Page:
Where Did the Love Go?
Have you ever lost your ability to love? I have been hesitant of love a few times in my life, especially after relationships (both intimate and friendships) that ended. But I really lost it, believe it or not, after one of the most joyful and life-changing experiences I had. I came back from Europe December 28, 2019 and one of the first things I noticed when I interacted with my friends and family was the loss of the emotion of love.
My Brain Knew, My Heart Did Not
Seriously— I could not feel the love. I knew I loved them, cared for them, but it was flat. Detached. What I imagine people explain when they are on antidepressants where there are no highs and no lows. In a way it was devastating–but I couldn’t even feel devastated. Usually I would use Emotional Freedom Techniques (tapping) with myself for something like this, but I couldn’t figure it out. I hired Gabriella from Migration of Emotion, and the best way I could describe it was as if my heart was in a concrete bunker.
Part of the reason I went inside? Safety. I connect so deeply and so easily to people that I had stopped connecting because it was too painful to keep leaving.
Where Is the Connection?
The first time I was in Europe I’d be in one area three weeks then go to another area. There was always something new to see, some new excitement to be had. The second time I was there, I wrote my book, The Touch Crisis, and it was much less like that. Friends hosted me, but I also took a lot of continuing education and was in hostels or camping temporarily. The connections were not as deep and, in fact, a lot of the people I considered close friends in the U.S. were not staying in contact or returning texts. Because I was going back to places I had traveled before, there was less magic and a little less enthusiasm about where I was going. I lost, over time, my desire to be connected because subconsciously I didn’t want to feel the pain and loss of leaving people.
I do remember a couple months traveling and thinking I ‘should’ feel more excited about what I was seeing . The realization I had been to all these beautiful places and done all these amazing things and had no one who really understood, no one who really could share that experience with me, was horribly isolating.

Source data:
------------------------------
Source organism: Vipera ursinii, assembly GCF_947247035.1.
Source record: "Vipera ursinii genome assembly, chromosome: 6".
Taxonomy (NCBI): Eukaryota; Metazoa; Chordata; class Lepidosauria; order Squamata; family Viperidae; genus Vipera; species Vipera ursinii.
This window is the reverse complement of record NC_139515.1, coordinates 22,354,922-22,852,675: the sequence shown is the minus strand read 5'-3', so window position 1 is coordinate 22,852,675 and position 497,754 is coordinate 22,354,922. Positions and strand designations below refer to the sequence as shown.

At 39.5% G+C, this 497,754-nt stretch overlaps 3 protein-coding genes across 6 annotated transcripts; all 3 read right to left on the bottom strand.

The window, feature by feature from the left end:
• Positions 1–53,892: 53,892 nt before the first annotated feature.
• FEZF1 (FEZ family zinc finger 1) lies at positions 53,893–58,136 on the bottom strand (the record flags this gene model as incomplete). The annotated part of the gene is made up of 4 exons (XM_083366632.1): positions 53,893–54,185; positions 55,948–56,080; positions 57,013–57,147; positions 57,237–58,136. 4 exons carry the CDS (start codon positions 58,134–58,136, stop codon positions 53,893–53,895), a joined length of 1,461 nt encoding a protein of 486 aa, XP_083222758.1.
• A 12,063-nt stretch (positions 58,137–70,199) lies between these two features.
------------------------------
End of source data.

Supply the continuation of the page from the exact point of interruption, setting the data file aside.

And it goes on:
Jung on Loneliness
Carl Jung said in Memories, Dreams, and Reflections, “Loneliness does not come from having no people about one, but from being unable to communicate the things that seem important to oneself, or from holding certain views which others find inadmissible.”
I knew I had changed, but kept questioning: what is this lesson? I was doing my work, tapping, self-exploring. Shouldn’t this be easier? I felt so lonely I couldn’t even find the motivation to do my self-work. Apathy was my main companion. I escaped through reading, sometimes drinking or eating too much, and sometimes stared at the computer. Watching movies was pointless because I would spend an hour trying to find what to watch only to turn something on and be completely dissatisfied– all because I was dissatisfied within. I felt lonely, isolated, and not understood.
With help, I came out of it; she helped me find what actually needed to be healed. She did for me what I strive to do for others, and I am extremely grateful.
Love is worth it. Connection is worth it. It’s why I’m so passionate about relationships and why it’s my life mission to help people feel wanted, connected, and powerful. Sometimes shit hits the fan and it feels it’s too hard or impossible to heal. Hell, half my work was about getting over the fear of feeling pain or heartbreak. The other portion was about observing where I was getting love, support, and understanding but wasn’t able to see it.
My Question for You
Where do you want to feel more love with yourself, others, and/ or your community? What is preventing you from having that? How will you choose to communicate the things that are important to you?